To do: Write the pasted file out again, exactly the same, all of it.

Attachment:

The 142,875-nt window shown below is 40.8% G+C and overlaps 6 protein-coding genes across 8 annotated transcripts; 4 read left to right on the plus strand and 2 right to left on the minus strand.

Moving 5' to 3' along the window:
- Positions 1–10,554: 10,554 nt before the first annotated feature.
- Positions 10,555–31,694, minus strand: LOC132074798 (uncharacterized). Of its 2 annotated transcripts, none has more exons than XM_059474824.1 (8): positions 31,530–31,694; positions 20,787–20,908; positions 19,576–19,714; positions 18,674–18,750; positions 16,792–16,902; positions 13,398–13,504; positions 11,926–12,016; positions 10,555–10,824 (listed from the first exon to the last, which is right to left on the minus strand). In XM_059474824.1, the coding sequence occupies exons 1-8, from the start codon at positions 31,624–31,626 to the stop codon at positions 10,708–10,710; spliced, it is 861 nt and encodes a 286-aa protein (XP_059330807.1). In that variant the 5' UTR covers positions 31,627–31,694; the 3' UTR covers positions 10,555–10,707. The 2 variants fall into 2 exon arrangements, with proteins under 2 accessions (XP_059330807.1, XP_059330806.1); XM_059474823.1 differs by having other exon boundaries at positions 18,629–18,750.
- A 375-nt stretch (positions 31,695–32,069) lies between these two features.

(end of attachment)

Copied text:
The 142,875-nt window shown below is 40.8% G+C and overlaps 6 protein-coding genes across 8 annotated transcripts; 4 read left to right on the plus strand and 2 right to left on the minus strand.

Moving 5' to 3' along the window:
- Positions 1–10,554: 10,554 nt before the first annotated feature.
- Positions 10,555–31,694, minus strand: LOC132074798 (uncharacterized). Of its 2 annotated transcripts, none has more exons than XM_059474824.1 (8): positions 31,530–31,694; positions 20,787–20,908; positions 19,576–19,714; positions 18,674–18,750; positions 16,792–16,902; positions 13,398–13,504; positions 11,926–12,016; positions 10,555–10,824 (listed from the first exon to the last, which is right to left on the minus strand). In XM_059474824.1, the coding sequence occupies exons 1-8, from the start codon at positions 31,624–31,626 to the stop codon at positions 10,708–10,710; spliced, it is 861 nt and encodes a 286-aa protein (XP_059330807.1). In that variant the 5' UTR covers positions 31,627–31,694; the 3' UTR covers positions 10,555–10,707. The 2 variants fall into 2 exon arrangements, with proteins under 2 accessions (XP_059330807.1, XP_059330806.1); XM_059474823.1 differs by having other exon boundaries at positions 18,629–18,750.
- A 375-nt stretch (positions 31,695–32,069) lies between these two features.